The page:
Richard L. Epstein

From the Introduction:

This series of volumes is meant to extend the scope of what we can formalize in classical predicate logic, and in doing so see the real limitations of what can be done. In the first section the standard of modern formal logic, classical predicate logic with equality, is set out, drawing on the full development in *An Introduction to Formal Logic*. In the second section classical predicate logic is extended to formalize reasoning that involves adverbs and relative adjectives by viewing those as modifiers of simpler predicates. What is normally taken to be atomic predicates, such as “barking loudly”, can then have internal structure. Reasoning that involves conjunctions of terms, as in “Tom and Dick lifted the table”, conjunctions of modifiers, conjunctions of predicates, and disjunctions of predicates can also be formalized by viewing them as part of the internal structure of atomic predicates. The internal structure of names is the topic of the third and last section. Names for functions are used in classical predicate logic to form complex names are presented first. In our ordinary reasoning we use descriptions to form functions, such as “the wife of”, and descriptions to form names, such as “the cat that scratched Zoe”. To reason with those we can take account of their internal structure by dropping the assumption that every name must refer to a specific thing. The formal systems that are developed here are not just formalisms but are meant to help us understand how to reason well. Many worked examples show how to use them. They also uncover limitations of the formal work.

The analyses in the examples are tentative, presented with the hope of stimulating you to deeper and clearer analyses. The work here proceeds by abstracting and creating formal models to formalize reasoning. By paying attention to the process of abstracting we gain insight into why we consider some reasoning to be good and some reasoning bad, and insight also into the deeper assumptions we make about the world on which our judgments rely. Questions about the metaphysics we assume for modern formal logic and the nature of formalizing have to be faced, most particularly the assumption that the world is made up of objects that we can name. This work extends the scope of classical predicate logic by showing how to formalize reasoning that involves adverbs, relative adjectives, conjunctions of terms, conjunctions of modifiers, and conjunctions of predicates as part of the internal structure of atomic predicates. Descriptive names functions and non-referring names are also analyzed.

**Contents**

INTRODUCTION

**BACKGROUND**

1 Formal Logic

2 Classical Propositional Logic

3 Formal Theories of Reasoning Well and Limitations of Propositional Logic

4 The Language of Predicate Logic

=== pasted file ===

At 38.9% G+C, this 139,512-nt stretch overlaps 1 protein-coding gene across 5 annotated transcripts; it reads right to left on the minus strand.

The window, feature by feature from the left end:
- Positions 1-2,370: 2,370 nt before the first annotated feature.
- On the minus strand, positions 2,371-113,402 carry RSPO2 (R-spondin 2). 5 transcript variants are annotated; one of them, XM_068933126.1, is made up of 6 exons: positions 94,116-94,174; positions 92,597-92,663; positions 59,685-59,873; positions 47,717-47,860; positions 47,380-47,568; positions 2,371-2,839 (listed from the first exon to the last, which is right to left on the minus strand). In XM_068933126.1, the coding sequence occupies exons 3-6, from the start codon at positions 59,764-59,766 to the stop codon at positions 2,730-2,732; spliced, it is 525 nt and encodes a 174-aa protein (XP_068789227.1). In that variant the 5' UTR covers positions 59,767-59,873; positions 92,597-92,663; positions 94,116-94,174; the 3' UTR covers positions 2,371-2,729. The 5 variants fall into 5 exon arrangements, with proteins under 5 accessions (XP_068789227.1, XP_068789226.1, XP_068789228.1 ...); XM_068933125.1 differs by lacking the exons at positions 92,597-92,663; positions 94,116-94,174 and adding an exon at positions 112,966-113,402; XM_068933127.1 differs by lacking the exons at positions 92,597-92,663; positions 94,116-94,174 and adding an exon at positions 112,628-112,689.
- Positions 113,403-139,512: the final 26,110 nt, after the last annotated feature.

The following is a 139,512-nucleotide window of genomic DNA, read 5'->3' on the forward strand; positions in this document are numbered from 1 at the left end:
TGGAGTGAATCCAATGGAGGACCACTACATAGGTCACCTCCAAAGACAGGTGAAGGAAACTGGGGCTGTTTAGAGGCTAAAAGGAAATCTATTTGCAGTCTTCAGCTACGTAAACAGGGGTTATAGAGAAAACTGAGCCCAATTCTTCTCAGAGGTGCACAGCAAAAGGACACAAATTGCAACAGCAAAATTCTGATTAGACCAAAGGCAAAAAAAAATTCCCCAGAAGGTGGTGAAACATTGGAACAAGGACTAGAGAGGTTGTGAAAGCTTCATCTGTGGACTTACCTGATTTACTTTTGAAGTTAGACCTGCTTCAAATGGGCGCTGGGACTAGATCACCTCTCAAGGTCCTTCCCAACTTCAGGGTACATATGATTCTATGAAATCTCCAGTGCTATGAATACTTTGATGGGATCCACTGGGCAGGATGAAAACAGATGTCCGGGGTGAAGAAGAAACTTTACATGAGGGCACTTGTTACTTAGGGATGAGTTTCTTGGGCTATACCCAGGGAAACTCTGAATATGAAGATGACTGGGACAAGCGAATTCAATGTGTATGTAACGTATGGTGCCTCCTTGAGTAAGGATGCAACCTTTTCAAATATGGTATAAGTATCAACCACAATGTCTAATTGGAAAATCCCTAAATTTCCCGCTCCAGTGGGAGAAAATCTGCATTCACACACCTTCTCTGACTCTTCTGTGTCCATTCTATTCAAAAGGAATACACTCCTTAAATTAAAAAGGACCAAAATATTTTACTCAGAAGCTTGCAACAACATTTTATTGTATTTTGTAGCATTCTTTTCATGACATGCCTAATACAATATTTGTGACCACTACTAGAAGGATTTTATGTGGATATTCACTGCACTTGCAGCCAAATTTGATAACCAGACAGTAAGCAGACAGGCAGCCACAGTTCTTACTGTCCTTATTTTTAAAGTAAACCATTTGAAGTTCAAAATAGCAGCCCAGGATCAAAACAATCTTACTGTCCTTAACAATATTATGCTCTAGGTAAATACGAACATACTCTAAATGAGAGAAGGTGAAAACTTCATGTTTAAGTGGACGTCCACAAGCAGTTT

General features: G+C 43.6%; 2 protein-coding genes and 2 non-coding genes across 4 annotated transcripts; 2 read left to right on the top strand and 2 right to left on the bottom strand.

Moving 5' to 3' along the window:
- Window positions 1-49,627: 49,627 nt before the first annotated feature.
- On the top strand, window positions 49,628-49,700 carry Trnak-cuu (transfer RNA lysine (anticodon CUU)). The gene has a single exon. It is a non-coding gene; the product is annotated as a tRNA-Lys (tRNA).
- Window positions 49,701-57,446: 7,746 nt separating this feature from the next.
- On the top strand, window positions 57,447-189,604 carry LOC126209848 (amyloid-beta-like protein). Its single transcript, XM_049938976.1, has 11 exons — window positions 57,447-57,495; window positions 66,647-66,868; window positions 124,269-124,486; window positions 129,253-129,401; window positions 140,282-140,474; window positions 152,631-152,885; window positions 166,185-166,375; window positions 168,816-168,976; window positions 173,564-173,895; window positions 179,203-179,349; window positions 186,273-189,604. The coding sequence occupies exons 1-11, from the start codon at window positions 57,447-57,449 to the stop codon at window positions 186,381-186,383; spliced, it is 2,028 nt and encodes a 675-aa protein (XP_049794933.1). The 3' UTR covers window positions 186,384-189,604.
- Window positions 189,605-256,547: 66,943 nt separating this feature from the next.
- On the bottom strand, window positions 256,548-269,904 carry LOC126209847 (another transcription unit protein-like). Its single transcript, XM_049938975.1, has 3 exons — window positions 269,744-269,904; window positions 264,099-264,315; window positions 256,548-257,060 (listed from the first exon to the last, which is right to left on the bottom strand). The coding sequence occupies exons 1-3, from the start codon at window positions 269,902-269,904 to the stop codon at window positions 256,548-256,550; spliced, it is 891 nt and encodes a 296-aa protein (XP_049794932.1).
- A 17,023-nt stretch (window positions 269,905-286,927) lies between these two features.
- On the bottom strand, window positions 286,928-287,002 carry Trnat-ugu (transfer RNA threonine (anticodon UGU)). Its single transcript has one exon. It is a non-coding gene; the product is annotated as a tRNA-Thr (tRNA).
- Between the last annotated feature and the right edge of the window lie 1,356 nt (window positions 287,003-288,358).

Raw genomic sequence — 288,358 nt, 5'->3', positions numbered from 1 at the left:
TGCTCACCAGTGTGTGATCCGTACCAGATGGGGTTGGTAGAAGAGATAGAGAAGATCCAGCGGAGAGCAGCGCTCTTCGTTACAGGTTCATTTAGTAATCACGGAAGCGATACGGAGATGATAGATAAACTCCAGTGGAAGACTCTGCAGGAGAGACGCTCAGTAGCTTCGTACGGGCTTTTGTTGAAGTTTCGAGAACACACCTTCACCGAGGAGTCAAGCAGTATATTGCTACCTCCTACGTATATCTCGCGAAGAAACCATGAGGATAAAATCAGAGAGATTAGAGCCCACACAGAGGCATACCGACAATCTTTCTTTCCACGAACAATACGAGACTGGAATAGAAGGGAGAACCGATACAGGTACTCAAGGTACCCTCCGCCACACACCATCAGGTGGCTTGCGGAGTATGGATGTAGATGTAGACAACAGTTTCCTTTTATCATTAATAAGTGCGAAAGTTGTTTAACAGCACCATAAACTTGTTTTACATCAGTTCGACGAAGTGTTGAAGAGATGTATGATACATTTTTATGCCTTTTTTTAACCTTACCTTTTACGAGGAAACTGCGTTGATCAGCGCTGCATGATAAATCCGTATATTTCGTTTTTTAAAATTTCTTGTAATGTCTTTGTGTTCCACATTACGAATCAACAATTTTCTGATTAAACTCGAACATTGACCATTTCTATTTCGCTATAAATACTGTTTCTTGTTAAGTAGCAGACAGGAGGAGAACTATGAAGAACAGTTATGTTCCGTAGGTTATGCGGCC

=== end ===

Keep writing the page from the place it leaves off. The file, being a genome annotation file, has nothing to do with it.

5 Semantics for Classical Predicate Logic

6 An Axiomatization of Classical Predicate Logic

7 Classical Predicate Logic with Equality

8 Formalizing in Classical Predicate Logic

**THE INTERNAL STRUCTURE OF PREDICATES**

RESTRICTORS of UNARY PREDICATES

9 Adverbs as Predicate Restrictors

10 Adjectives as Predicate Restrictors

11 A Formal Logic of Simple Predicate Restrictors for Unary Predicates

12 Examples of Formalizing

13 Are Predicate Restrictors Extensional?

14 Multiple Predicate Restrictors

15 Variable Predicate Restrictors

16 Classical Predicate Logic with Predicate Restrictors of Unary Predicates

17 Examples of Formalizing

OTHER PREDICATE MODIFIERS

18 Predicate Negators

19 Other Kinds of Predicate Modifiers?

20 Modifiers of Modifiers21 The Pure Negator “Not”

22 Examples of Formalizing

INTERNAL CONJUNCTIONS and DISJUNCTIONS

23 “And” Joining Terms

24 “And” Joining Predicates

25 “And” Joining Modifiers

26 “Or” Joining Predicates

27 Examples of Formalizing RELATIONS

28 Modifiers of Relations

29 Internal Conjunctions and Disjunctions with Relations

30 Examples of Formalizing

A FORMAL THEORY of CLASSICAL PREDICATE LOGIC with PREDICATE MODIFIERS, INTERNAL CONJUNCTIONS and INTERNAL DISJUNCTIONS

31 The Formal Theory

PREDICATES USED AS RESTRICTORS

32 Predicates Restricting Predicates

33 Examples of Formalizing

SUMMARY

**THE INTERNAL STRUCTURE OF NAMES**

FUNCTIONS and DESCRIPTIVE FUNCTIONS

34 Functions

35 Classical Predicate Logic with Function Names

36 Functions and Descriptive Names

37 The Syntax of Descriptive Names and Descriptive Functions

38 Semantics for Descriptive Names and Descriptive Functions

39 An Axiomatization of Classical Predicate Logic with Descriptive Names and Descriptive Functions

40 Examples of Formalizing

NON-REFERRING SIMPLE NAMES

41 Names that Don’t Refer

42 Classical Predicate Logic with Non-Referring Simple Names

43 Examples of Formalizing

44 Non-Referring Simple Names in Mathematics

45 Classical Predicate Logic with Non-Referring Simple Names and Names for Partial Functions

46 Examples of Formalizing Mathematics

47 Classical Predicate Logic with Non-Referring Simple Names, Descriptive Names, and Descriptive Functions

SUMMARY

**APPENDICES**

1 Minimal Metaphysics

2 Events in the Metaphysics of Predicate Logic

3 The Dynamic and the Static

4 Propositional Operators

5 A Mathematical Abstraction of the Semantics

6 Parts of Things

7 Completeness

Proofs

Bibliography

Index of Notation

Index of Examples

Index